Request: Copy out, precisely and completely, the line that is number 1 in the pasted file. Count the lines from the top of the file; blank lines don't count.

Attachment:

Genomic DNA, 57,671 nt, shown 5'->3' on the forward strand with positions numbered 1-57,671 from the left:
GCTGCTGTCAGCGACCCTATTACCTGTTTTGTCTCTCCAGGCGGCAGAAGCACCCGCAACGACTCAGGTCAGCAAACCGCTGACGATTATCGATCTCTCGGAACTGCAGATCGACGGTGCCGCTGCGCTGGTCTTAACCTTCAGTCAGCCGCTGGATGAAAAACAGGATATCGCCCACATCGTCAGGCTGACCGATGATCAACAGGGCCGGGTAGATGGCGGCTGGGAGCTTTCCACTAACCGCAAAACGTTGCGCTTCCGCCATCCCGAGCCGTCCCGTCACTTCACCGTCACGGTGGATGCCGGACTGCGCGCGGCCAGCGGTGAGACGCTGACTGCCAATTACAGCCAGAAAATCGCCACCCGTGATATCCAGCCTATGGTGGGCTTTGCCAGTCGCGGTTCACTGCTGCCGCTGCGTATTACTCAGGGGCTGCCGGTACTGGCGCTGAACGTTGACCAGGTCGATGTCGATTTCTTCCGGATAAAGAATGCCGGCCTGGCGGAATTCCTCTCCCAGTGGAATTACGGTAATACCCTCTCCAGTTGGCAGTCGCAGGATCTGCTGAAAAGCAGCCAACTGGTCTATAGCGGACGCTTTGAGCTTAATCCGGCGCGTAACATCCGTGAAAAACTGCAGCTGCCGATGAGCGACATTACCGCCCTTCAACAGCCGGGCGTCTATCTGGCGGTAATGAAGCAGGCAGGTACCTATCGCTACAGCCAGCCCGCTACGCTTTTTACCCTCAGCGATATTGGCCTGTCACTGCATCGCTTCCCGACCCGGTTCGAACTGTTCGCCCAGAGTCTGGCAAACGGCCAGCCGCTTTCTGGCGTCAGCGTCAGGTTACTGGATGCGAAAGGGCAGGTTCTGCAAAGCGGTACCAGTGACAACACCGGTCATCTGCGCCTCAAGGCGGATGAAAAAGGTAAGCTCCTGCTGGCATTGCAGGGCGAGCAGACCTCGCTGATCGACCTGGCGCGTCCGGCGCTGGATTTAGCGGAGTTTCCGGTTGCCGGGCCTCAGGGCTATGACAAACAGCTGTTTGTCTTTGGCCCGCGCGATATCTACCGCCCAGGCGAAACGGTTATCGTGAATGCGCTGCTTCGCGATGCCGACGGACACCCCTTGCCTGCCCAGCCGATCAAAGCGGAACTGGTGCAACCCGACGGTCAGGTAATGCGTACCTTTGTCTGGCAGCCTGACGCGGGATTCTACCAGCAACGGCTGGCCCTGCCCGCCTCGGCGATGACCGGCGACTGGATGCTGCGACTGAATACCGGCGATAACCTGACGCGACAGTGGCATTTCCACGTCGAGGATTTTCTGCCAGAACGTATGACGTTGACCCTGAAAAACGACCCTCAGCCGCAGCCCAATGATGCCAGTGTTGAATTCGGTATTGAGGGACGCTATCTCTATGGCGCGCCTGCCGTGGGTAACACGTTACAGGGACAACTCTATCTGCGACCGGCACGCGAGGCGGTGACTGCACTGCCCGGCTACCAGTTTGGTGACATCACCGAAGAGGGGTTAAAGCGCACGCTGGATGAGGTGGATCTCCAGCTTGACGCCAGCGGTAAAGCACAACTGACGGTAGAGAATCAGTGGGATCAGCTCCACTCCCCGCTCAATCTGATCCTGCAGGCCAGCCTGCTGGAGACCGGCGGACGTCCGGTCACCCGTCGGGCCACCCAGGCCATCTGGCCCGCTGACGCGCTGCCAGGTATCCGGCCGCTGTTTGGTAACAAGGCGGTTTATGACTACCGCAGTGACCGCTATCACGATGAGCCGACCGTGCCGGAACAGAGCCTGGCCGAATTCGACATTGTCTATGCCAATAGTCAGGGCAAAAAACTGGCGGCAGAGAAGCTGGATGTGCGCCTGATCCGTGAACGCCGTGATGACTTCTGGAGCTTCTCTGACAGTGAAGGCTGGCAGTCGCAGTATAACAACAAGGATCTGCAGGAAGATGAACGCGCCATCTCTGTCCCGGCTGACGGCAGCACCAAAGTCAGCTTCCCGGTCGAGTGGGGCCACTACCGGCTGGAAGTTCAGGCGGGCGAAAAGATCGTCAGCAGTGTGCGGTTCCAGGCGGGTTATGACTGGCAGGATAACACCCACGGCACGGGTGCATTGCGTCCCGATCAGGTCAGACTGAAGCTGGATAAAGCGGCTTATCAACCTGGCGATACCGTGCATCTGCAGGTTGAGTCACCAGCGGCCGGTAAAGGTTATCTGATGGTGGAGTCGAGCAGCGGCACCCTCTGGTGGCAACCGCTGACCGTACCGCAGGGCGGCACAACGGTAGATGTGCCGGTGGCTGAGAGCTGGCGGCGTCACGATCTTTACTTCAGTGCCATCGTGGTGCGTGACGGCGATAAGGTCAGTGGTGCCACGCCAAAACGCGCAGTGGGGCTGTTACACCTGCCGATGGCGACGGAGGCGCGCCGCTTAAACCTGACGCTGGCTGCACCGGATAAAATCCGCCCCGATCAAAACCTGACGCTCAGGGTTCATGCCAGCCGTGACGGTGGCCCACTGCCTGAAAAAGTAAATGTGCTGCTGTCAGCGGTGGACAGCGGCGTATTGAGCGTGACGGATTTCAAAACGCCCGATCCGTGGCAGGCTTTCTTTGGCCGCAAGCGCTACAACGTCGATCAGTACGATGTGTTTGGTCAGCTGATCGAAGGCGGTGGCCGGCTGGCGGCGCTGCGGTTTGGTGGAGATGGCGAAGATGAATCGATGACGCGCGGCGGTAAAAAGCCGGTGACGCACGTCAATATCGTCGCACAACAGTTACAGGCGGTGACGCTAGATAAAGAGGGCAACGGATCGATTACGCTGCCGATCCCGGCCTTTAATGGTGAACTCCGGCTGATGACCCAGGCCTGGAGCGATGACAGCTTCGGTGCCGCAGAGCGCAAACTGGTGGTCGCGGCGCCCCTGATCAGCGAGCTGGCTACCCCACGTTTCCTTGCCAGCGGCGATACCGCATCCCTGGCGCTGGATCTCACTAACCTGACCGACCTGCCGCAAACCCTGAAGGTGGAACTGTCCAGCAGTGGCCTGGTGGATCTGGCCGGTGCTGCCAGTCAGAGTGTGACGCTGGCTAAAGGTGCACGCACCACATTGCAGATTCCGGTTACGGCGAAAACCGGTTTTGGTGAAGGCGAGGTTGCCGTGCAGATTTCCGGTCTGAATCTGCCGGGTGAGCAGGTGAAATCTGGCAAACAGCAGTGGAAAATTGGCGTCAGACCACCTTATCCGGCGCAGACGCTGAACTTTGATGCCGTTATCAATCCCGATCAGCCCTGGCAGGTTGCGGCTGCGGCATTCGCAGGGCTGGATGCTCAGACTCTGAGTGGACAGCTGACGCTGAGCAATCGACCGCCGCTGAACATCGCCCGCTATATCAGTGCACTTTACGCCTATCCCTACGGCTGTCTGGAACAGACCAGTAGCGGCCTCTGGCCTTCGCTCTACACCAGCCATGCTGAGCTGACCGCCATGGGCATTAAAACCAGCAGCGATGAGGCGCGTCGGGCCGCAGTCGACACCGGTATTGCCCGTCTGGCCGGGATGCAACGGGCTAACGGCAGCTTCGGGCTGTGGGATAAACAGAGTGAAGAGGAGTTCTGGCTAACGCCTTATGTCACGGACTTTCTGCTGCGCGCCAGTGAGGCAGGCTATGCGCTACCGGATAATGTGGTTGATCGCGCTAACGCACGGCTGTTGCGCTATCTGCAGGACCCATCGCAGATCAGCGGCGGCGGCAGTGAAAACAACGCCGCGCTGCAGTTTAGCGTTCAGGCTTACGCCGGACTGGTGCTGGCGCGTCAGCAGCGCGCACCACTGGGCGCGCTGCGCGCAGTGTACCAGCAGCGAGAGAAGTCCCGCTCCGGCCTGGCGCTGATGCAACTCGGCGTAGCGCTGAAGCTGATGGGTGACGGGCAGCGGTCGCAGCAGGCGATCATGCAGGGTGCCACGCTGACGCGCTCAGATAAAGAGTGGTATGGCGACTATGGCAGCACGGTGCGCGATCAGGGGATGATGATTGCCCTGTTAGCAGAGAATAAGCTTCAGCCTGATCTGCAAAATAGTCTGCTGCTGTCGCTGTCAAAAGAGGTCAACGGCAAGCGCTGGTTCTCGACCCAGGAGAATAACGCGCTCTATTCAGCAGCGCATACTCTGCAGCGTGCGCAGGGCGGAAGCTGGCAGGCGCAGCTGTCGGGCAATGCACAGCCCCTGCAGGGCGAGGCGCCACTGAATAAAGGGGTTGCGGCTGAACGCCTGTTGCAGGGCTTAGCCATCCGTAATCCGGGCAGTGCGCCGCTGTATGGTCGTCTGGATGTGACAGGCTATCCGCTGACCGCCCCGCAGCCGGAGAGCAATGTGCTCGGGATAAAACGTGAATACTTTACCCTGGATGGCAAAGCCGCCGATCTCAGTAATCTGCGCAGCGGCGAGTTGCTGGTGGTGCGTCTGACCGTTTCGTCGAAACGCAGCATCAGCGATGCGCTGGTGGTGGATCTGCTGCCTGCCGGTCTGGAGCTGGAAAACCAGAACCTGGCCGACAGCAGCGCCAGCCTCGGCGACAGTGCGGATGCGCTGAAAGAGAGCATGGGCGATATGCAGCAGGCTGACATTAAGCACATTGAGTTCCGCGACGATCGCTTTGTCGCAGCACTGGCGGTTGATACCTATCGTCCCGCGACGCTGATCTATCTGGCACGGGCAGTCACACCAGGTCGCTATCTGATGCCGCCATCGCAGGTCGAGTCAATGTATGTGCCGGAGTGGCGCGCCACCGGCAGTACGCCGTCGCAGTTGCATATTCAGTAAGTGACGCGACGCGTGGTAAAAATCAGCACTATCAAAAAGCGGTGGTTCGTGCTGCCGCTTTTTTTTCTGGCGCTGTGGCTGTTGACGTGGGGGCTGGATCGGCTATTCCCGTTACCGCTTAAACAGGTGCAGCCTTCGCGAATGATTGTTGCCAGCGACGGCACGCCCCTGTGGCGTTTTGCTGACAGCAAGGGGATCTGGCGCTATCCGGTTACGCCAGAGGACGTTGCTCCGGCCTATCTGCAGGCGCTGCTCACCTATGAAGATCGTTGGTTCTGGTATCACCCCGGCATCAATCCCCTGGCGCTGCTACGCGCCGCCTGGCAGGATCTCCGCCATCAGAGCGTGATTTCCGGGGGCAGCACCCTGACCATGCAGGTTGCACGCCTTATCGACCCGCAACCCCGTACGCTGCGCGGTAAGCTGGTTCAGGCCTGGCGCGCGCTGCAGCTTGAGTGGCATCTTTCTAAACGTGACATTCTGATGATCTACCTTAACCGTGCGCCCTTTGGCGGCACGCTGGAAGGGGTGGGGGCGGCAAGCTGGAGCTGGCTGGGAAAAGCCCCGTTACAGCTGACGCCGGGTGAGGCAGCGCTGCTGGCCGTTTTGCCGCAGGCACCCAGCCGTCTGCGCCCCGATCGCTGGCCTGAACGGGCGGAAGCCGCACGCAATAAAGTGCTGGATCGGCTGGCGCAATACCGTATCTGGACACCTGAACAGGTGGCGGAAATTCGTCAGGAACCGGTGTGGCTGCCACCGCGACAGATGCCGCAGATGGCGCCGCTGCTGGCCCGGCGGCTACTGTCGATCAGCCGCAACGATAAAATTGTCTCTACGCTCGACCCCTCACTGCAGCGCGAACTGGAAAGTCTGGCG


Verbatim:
Genomic DNA, 57,671 nt, shown 5'->3' on the forward strand with positions numbered 1-57,671 from the left: